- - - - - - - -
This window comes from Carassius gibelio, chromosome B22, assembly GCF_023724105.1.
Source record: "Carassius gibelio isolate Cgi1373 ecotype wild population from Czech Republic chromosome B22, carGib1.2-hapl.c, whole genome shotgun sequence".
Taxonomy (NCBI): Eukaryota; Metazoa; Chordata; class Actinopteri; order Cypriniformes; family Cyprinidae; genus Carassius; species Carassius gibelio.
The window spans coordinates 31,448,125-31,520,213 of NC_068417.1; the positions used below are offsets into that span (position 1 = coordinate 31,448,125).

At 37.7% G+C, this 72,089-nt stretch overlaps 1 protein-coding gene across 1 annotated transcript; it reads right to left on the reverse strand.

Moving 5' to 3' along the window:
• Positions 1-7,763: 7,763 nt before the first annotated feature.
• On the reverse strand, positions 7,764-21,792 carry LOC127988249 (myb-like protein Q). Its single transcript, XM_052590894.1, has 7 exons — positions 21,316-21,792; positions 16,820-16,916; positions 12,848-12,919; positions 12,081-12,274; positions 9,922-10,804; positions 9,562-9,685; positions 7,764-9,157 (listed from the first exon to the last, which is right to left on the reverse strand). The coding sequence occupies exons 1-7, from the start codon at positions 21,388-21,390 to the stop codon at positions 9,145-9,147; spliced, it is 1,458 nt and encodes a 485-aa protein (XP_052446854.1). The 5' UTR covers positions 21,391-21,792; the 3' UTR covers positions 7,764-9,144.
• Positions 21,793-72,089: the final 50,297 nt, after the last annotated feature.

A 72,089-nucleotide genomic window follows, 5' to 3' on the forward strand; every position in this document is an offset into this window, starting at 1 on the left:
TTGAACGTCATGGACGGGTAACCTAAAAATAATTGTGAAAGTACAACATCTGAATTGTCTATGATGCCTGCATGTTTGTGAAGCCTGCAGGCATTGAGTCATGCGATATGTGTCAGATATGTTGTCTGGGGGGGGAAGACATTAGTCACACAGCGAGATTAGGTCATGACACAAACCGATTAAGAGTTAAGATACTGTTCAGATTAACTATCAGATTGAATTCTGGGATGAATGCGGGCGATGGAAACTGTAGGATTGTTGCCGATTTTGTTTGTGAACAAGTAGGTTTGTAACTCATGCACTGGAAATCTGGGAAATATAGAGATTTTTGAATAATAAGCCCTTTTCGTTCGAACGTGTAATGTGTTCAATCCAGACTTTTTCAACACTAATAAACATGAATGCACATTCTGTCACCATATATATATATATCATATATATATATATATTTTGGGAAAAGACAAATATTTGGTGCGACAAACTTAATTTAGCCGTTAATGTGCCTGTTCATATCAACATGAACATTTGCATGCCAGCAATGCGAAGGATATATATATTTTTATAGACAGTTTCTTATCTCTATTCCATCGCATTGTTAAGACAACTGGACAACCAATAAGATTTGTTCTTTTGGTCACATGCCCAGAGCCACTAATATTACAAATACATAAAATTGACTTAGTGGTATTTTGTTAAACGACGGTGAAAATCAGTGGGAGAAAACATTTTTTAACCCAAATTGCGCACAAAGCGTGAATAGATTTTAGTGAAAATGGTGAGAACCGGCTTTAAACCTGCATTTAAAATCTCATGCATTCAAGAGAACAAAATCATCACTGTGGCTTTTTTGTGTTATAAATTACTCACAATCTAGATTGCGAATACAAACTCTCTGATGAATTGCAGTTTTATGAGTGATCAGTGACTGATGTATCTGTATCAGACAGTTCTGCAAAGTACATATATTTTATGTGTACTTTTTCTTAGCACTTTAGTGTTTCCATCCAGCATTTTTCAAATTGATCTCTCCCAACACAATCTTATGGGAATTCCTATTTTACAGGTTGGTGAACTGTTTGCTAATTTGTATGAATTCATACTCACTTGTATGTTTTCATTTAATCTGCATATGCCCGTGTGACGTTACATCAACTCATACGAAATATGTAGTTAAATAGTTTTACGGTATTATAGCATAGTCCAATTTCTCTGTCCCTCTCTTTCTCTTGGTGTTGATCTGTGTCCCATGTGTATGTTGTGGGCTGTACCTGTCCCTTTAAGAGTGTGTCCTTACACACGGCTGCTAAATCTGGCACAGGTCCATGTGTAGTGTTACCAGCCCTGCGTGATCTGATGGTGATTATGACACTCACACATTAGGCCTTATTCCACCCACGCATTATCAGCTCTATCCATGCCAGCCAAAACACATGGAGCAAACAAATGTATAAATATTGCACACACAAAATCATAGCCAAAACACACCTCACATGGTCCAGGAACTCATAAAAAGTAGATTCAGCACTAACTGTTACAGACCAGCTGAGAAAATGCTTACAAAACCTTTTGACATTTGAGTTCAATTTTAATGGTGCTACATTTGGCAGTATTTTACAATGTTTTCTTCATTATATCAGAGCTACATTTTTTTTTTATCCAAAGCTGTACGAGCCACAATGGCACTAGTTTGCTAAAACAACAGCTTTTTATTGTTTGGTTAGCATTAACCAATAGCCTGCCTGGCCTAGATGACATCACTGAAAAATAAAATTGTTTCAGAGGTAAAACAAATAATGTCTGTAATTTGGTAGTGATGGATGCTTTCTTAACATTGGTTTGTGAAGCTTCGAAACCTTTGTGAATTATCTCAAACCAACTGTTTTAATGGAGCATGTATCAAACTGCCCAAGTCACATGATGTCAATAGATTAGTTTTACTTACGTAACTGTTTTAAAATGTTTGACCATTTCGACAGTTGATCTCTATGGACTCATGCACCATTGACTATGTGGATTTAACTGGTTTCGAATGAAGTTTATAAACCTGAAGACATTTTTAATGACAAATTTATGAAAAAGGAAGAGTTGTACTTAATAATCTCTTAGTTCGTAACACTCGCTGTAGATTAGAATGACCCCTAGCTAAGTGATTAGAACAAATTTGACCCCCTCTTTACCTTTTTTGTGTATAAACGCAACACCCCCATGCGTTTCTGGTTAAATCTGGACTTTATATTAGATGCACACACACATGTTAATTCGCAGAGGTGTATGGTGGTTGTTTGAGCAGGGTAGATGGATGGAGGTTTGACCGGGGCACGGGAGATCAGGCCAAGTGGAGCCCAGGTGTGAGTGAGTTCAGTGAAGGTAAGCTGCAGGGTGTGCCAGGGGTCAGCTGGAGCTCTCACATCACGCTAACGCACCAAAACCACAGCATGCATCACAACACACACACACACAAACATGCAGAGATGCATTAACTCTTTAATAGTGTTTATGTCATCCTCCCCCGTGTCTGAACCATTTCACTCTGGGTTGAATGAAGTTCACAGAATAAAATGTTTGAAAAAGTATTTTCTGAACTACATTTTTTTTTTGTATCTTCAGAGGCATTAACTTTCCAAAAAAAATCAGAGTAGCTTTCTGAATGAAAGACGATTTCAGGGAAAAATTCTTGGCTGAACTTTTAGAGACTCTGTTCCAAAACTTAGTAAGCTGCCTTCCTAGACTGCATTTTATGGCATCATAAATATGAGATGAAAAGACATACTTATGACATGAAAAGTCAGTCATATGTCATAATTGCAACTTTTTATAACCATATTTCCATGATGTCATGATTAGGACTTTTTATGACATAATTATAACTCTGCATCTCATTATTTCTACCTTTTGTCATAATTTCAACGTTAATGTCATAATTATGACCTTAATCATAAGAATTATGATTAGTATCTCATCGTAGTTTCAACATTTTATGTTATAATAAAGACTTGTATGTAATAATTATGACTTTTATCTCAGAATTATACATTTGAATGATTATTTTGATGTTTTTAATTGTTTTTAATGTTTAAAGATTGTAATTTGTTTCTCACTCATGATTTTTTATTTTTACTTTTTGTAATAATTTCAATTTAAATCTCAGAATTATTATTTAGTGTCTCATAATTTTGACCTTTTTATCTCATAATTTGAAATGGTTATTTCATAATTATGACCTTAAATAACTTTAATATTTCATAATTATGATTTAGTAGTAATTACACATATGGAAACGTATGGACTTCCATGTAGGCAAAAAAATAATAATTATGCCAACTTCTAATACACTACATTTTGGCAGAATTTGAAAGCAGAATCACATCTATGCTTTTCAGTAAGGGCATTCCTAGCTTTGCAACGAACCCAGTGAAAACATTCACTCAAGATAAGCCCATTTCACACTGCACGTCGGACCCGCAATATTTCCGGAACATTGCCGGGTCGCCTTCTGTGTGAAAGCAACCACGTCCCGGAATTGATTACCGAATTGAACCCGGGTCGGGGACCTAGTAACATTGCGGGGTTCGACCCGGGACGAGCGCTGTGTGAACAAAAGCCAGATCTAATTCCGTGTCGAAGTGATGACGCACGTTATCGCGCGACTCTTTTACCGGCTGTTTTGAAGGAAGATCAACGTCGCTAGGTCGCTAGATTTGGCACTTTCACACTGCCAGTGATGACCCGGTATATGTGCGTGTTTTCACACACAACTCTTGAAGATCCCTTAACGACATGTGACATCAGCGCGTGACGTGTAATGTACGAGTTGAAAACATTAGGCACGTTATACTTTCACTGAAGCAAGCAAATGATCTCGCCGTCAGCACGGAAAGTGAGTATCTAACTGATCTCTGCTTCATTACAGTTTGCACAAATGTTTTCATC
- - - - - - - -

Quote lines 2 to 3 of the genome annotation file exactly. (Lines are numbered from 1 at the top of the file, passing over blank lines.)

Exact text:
Source record: "Carassius gibelio isolate Cgi1373 ecotype wild population from Czech Republic chromosome B22, carGib1.2-hapl.c, whole genome shotgun sequence".
Taxonomy (NCBI): Eukaryota; Metazoa; Chordata; class Actinopteri; order Cypriniformes; family Cyprinidae; genus Carassius; species Carassius gibelio.